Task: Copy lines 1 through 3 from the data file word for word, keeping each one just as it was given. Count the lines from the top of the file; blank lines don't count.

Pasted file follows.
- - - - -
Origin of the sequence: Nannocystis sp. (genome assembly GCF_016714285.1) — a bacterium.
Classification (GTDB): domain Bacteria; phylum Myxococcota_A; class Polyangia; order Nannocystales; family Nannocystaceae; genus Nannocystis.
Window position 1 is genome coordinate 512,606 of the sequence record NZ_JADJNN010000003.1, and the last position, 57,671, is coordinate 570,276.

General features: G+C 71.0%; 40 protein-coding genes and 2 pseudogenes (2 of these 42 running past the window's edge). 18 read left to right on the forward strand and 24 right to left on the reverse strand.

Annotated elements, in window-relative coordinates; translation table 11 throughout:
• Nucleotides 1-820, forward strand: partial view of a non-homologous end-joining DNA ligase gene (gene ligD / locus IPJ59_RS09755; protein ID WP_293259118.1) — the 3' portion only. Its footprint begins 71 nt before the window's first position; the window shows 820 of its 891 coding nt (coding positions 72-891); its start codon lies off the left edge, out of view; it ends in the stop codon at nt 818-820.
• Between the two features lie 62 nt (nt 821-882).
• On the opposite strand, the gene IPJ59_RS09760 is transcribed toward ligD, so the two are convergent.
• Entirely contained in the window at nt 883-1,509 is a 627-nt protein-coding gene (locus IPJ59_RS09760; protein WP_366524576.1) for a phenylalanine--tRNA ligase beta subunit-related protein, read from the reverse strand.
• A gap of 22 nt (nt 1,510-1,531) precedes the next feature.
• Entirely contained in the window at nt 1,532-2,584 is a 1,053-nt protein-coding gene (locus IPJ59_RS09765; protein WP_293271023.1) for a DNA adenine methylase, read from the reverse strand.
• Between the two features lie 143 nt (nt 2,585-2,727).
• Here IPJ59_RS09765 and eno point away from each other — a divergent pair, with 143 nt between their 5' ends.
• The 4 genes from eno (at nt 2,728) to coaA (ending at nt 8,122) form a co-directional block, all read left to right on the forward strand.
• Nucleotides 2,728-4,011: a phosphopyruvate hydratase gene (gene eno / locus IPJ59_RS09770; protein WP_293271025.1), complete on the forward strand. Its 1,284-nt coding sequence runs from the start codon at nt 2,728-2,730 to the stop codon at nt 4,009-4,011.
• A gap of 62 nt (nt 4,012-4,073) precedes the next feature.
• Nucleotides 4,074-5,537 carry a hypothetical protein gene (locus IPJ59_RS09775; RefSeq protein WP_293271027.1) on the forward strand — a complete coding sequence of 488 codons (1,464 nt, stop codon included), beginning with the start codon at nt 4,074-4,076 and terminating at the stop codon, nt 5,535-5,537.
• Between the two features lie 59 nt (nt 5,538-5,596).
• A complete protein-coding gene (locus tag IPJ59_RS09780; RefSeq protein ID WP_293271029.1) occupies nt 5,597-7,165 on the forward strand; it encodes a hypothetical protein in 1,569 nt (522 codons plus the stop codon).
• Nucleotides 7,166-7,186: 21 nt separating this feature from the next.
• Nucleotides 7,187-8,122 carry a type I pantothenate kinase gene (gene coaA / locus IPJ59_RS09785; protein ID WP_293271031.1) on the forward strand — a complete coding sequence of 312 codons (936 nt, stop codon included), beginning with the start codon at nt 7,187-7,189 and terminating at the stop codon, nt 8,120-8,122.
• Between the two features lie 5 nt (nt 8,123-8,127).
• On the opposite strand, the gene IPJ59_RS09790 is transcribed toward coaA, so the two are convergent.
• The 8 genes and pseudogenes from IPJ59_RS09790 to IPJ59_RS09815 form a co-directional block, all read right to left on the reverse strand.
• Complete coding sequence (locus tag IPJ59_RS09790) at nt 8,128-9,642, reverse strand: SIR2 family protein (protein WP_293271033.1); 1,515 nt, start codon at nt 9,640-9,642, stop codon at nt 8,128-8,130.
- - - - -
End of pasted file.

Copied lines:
Origin of the sequence: Nannocystis sp. (genome assembly GCF_016714285.1) — a bacterium.
Classification (GTDB): domain Bacteria; phylum Myxococcota_A; class Polyangia; order Nannocystales; family Nannocystaceae; genus Nannocystis.
Window position 1 is genome coordinate 512,606 of the sequence record NZ_JADJNN010000003.1, and the last position, 57,671, is coordinate 570,276.